Then I reviewed Daniel Galouye’s brilliant Dark Universe (1961), a post-apocalyptic allegory of an allegory, modeled off of Plato’s “Allegory of the Cave”, from The Republic. For fans of direct religious criticism, this is an awesome read. Fans of linguistic studies will enjoy the morphology of language that Galouye uses to highlight the relationship between social dogma and misunderstanding. And for fans of Greek philosophy, Galouye did it better than Plato. Just sayin’. (Oh, and I mocked Plato with my own version of “The Allegory of the Cave.” As you do.)
Of course, I jumped, nay, I back-handspringed with a double twist, to get my hands on William Gibson’s latest, The Peripheral (2014). It has that Gibson chewiness I crave, despite some thin subplots and the jolty back-and-forth narrative that time travel sometimes requires. For some readers, the cryptic word coinage might induce anxiety and/or headaches, for others, it might induce disinterest. Not my favorite Gibson read, but I enjoyed it and I think it’s a good intro to Gibsonian style. And 3D printing!
Then, I did a stupid thing and reviewed Gene Wolfe’s The Shadow of the Torturer (1980) without reading the rest of The Book of the New Sun tetralogy, and I read it without any preparation. Boy, do I feel dumb. Turns out this book is all about allusions, and I thought it was all about this dude traveling around, checking out boobs. In lieu of a review, I had a conversation about my mistake with Gene Wolfe. Sort of.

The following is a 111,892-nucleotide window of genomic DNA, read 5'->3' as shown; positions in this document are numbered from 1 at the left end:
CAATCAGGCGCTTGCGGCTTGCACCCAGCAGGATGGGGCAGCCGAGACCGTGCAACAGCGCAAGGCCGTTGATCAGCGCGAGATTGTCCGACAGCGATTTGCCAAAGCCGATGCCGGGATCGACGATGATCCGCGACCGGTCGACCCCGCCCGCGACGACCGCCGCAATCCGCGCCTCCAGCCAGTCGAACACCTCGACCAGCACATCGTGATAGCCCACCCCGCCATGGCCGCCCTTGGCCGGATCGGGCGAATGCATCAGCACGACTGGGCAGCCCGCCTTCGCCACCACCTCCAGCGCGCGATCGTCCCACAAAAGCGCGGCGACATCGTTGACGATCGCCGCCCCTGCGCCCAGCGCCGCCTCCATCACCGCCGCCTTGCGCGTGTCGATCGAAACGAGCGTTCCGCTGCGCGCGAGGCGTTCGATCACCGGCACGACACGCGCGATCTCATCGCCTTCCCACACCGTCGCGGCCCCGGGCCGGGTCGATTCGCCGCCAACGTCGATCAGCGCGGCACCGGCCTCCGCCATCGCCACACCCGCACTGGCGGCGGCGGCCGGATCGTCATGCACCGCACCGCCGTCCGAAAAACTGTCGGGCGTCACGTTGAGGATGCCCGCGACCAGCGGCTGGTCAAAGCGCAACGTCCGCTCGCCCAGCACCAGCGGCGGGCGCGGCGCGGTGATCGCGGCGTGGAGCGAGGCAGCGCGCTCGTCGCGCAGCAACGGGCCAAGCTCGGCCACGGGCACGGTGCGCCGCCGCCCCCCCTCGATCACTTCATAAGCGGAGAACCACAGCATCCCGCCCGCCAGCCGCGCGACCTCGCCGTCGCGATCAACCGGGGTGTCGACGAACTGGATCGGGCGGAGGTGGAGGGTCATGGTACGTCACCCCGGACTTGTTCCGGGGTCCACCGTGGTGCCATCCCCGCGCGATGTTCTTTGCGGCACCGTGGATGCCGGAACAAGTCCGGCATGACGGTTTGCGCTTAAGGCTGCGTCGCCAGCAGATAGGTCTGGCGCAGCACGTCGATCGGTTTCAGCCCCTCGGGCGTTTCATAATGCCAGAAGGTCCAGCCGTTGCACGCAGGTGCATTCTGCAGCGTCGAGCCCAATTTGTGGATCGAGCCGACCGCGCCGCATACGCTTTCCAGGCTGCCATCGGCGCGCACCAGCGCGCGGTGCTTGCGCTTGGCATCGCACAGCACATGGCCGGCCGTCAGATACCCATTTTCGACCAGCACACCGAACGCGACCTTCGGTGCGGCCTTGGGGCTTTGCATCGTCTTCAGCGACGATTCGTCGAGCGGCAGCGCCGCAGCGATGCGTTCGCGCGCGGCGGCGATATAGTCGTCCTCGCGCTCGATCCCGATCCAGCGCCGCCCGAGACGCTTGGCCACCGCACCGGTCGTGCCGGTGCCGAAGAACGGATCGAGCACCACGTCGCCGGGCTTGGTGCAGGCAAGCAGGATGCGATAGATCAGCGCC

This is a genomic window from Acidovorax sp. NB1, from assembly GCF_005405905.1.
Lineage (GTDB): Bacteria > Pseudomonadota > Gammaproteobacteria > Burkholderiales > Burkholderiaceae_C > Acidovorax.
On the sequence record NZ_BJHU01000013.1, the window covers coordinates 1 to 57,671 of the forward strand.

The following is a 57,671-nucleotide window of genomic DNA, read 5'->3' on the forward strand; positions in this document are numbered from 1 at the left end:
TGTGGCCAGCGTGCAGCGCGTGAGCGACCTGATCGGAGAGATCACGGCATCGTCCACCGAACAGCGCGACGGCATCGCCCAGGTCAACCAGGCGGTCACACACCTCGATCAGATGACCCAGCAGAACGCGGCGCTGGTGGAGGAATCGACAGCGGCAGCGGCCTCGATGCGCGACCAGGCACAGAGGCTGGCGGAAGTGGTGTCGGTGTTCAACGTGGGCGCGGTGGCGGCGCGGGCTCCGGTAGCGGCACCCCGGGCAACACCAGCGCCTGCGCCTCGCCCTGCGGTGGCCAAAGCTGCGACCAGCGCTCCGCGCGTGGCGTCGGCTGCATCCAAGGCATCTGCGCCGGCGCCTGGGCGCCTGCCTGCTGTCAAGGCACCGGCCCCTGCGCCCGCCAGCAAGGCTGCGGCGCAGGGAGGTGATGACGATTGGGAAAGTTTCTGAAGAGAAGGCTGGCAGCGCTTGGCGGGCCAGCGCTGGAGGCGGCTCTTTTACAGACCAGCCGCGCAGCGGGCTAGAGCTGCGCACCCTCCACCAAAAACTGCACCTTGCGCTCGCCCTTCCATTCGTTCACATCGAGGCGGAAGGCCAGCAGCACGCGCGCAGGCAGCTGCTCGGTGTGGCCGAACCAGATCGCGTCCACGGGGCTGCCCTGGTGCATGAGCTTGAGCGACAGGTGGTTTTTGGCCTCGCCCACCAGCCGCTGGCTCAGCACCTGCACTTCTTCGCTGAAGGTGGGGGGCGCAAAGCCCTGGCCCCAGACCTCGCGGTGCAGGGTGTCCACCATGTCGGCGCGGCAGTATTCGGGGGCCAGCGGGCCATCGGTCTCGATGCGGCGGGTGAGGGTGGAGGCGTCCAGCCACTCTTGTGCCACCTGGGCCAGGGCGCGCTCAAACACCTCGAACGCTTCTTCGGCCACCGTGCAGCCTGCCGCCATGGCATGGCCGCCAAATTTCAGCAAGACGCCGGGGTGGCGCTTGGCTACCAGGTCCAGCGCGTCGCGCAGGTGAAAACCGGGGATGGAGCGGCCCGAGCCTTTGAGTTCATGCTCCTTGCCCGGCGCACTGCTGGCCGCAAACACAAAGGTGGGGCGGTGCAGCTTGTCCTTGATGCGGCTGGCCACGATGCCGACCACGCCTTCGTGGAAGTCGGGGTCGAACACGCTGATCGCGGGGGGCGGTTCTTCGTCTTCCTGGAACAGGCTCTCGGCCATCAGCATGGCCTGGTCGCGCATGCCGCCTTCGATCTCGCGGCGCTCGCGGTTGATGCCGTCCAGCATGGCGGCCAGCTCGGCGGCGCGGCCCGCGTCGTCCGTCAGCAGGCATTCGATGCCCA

Books I have read but not yet reviewed:
Forthcoming is my review of Frederik Pohl’s Nebula-award winning Man Plus (1976). About a man who is biologically and cybernetically modified to withstand the Martian atmosphere for future colonization, and ends up resembling a castrated bipedal fly with bat wings. But he still gets the girl in the end, so yay! At times fun, other times interesting, other times flimsy, interlaced with subtle undercurrents about manhood, but I’m surprised it won the Nebula over Kate Wilhelm’s delectable and poignant masterpiece, the Hugo-winning Where Late the Sweet Birds Sang (1976). (Seems like Pohl should have gotten the Hugo, and Wilhelm the Nebula, based on today’s trends at least. Pohl’s is more of a fannish book, whereas Wilhelm’s deserves more critical recognition.)